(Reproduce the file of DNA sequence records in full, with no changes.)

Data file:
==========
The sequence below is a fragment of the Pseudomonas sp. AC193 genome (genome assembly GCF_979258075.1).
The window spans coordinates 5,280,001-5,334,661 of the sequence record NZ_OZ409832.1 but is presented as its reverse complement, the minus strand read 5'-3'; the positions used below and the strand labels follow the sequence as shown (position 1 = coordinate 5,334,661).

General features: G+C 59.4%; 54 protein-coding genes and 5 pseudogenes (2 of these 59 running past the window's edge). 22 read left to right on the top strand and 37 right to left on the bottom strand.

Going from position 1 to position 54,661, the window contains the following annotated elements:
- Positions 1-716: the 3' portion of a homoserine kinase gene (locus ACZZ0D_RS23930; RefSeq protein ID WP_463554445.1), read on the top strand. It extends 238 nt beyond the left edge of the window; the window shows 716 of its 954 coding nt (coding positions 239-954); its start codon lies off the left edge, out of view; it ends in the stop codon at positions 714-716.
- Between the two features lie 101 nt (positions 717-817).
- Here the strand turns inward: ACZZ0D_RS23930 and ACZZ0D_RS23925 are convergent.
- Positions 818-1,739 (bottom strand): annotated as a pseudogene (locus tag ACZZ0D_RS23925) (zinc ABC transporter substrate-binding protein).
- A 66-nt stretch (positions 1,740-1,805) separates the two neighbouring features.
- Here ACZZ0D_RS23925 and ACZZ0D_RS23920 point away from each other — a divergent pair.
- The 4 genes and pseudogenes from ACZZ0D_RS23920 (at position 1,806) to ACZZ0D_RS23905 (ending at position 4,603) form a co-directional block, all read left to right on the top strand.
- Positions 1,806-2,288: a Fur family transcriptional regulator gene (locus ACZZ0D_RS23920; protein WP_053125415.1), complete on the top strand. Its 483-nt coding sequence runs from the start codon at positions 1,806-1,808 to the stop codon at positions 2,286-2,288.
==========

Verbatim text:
The sequence below is a fragment of the Pseudomonas sp. AC193 genome (genome assembly GCF_979258075.1).
The window spans coordinates 5,280,001-5,334,661 of the sequence record NZ_OZ409832.1 but is presented as its reverse complement, the minus strand read 5'-3'; the positions used below and the strand labels follow the sequence as shown (position 1 = coordinate 5,334,661).

General features: G+C 59.4%; 54 protein-coding genes and 5 pseudogenes (2 of these 59 running past the window's edge). 22 read left to right on the top strand and 37 right to left on the bottom strand.

Going from position 1 to position 54,661, the window contains the following annotated elements:
- Positions 1-716: the 3' portion of a homoserine kinase gene (locus ACZZ0D_RS23930; RefSeq protein ID WP_463554445.1), read on the top strand. It extends 238 nt beyond the left edge of the window; the window shows 716 of its 954 coding nt (coding positions 239-954); its start codon lies off the left edge, out of view; it ends in the stop codon at positions 714-716.
- Between the two features lie 101 nt (positions 717-817).
- Here the strand turns inward: ACZZ0D_RS23930 and ACZZ0D_RS23925 are convergent.
- Positions 818-1,739 (bottom strand): annotated as a pseudogene (locus tag ACZZ0D_RS23925) (zinc ABC transporter substrate-binding protein).
- A 66-nt stretch (positions 1,740-1,805) separates the two neighbouring features.
- Here ACZZ0D_RS23925 and ACZZ0D_RS23920 point away from each other — a divergent pair.
- The 4 genes and pseudogenes from ACZZ0D_RS23920 (at position 1,806) to ACZZ0D_RS23905 (ending at position 4,603) form a co-directional block, all read left to right on the top strand.
- Positions 1,806-2,288: a Fur family transcriptional regulator gene (locus ACZZ0D_RS23920; protein WP_053125415.1), complete on the top strand. Its 483-nt coding sequence runs from the start codon at positions 1,806-1,808 to the stop codon at positions 2,286-2,288.